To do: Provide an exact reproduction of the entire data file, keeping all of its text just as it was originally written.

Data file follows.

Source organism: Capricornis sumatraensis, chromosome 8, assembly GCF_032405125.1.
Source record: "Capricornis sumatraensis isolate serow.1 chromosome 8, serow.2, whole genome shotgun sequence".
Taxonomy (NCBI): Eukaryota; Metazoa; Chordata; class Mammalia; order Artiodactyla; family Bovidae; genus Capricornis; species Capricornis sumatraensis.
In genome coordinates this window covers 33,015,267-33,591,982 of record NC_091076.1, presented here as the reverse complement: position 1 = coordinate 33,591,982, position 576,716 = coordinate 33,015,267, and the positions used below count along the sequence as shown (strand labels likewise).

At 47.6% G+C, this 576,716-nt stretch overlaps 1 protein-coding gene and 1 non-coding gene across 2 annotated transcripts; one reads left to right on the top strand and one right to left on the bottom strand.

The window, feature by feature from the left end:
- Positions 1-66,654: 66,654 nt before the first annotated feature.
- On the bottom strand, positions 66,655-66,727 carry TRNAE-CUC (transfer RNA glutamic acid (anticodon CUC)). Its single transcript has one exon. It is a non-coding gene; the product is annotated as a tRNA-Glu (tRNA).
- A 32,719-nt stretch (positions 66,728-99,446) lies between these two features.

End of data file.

Source organism: Capricornis sumatraensis, chromosome 8, assembly GCF_032405125.1.
Source record: "Capricornis sumatraensis isolate serow.1 chromosome 8, serow.2, whole genome shotgun sequence".
Taxonomy (NCBI): Eukaryota; Metazoa; Chordata; class Mammalia; order Artiodactyla; family Bovidae; genus Capricornis; species Capricornis sumatraensis.
In genome coordinates this window covers 33,015,267-33,591,982 of record NC_091076.1, presented here as the reverse complement: position 1 = coordinate 33,591,982, position 576,716 = coordinate 33,015,267, and the positions used below count along the sequence as shown (strand labels likewise).

At 47.6% G+C, this 576,716-nt stretch overlaps 1 protein-coding gene and 1 non-coding gene across 2 annotated transcripts; one reads left to right on the top strand and one right to left on the bottom strand.

The window, feature by feature from the left end:
- Positions 1-66,654: 66,654 nt before the first annotated feature.
- On the bottom strand, positions 66,655-66,727 carry TRNAE-CUC (transfer RNA glutamic acid (anticodon CUC)). Its single transcript has one exon. It is a non-coding gene; the product is annotated as a tRNA-Glu (tRNA).
- A 32,719-nt stretch (positions 66,728-99,446) lies between these two features.